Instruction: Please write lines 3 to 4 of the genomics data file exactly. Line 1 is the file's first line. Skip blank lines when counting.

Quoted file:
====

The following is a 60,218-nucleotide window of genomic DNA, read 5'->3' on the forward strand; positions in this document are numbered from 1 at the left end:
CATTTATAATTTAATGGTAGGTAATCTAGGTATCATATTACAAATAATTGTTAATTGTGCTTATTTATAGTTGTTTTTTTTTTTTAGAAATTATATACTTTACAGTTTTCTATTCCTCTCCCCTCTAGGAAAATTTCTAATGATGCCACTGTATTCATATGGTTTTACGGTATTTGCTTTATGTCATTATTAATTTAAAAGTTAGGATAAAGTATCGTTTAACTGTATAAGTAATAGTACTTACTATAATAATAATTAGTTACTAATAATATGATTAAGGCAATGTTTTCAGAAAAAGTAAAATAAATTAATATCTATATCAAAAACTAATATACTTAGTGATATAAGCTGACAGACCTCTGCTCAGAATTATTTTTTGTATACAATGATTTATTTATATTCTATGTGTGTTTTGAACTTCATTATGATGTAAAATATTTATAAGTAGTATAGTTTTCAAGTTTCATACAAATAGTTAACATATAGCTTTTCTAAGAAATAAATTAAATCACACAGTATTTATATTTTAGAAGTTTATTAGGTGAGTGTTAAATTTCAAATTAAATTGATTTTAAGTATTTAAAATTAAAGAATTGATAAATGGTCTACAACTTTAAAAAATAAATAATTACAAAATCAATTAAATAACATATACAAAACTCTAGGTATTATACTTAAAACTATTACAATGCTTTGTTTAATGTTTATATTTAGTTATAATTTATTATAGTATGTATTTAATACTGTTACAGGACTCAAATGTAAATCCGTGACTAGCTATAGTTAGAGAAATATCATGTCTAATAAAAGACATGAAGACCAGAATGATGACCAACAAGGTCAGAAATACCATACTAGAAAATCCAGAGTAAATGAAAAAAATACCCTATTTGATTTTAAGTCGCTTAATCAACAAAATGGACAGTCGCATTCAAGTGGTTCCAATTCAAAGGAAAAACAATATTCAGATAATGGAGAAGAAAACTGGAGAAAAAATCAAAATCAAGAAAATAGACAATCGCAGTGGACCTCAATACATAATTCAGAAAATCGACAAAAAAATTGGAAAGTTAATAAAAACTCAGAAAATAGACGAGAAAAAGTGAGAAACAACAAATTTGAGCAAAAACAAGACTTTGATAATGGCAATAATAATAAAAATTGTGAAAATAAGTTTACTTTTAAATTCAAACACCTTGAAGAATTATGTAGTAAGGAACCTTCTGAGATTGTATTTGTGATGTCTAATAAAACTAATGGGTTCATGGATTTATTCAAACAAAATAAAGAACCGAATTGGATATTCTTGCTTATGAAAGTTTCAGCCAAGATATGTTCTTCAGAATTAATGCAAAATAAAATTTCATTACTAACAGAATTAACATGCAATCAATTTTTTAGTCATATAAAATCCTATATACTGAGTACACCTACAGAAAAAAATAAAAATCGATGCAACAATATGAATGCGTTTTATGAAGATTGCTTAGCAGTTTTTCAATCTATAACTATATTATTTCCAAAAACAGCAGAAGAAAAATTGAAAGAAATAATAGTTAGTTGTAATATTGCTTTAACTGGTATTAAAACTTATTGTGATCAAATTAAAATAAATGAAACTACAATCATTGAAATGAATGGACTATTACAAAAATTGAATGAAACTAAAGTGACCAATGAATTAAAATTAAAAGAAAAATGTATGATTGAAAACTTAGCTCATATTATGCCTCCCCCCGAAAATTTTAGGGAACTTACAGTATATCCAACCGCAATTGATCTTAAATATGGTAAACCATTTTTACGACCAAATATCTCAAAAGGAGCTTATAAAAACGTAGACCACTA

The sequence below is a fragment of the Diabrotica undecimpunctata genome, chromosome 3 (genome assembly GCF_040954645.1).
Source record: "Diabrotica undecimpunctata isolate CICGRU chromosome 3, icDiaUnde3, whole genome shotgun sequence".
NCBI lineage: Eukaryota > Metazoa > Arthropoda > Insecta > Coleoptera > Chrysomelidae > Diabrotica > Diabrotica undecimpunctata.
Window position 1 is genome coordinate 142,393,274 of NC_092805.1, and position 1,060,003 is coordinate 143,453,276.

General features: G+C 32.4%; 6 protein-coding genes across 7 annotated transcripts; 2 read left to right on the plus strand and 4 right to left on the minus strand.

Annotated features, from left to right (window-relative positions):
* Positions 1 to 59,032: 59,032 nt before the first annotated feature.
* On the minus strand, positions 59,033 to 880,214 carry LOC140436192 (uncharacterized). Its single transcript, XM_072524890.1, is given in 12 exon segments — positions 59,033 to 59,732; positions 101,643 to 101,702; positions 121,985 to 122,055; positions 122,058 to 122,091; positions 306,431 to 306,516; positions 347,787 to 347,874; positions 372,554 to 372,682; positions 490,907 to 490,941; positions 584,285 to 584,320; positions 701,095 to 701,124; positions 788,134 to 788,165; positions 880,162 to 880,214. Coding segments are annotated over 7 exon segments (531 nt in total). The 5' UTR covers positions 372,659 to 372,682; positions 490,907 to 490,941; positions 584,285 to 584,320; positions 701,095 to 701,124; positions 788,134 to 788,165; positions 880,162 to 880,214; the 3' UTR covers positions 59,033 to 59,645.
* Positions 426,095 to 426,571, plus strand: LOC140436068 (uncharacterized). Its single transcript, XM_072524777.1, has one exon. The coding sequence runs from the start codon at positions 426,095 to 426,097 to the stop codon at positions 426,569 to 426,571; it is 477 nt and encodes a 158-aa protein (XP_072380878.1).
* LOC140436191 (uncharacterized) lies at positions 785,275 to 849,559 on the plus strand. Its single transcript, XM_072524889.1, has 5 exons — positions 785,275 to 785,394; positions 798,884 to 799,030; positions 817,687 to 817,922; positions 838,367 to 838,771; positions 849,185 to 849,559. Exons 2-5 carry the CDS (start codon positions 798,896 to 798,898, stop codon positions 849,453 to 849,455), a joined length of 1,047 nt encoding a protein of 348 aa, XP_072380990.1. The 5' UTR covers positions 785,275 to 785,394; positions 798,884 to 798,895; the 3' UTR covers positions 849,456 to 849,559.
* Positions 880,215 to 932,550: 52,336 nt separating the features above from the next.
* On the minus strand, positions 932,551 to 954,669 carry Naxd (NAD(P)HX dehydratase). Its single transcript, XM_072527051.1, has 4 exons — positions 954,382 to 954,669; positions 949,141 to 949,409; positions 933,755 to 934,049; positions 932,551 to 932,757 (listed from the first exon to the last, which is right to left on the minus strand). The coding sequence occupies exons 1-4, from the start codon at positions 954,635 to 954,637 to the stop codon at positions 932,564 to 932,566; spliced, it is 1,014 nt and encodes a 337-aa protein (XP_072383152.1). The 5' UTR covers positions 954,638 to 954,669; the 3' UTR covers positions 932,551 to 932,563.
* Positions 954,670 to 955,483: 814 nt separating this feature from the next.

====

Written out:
The sequence below is a fragment of the Diabrotica undecimpunctata genome, chromosome 3 (genome assembly GCF_040954645.1).
Source record: "Diabrotica undecimpunctata isolate CICGRU chromosome 3, icDiaUnde3, whole genome shotgun sequence".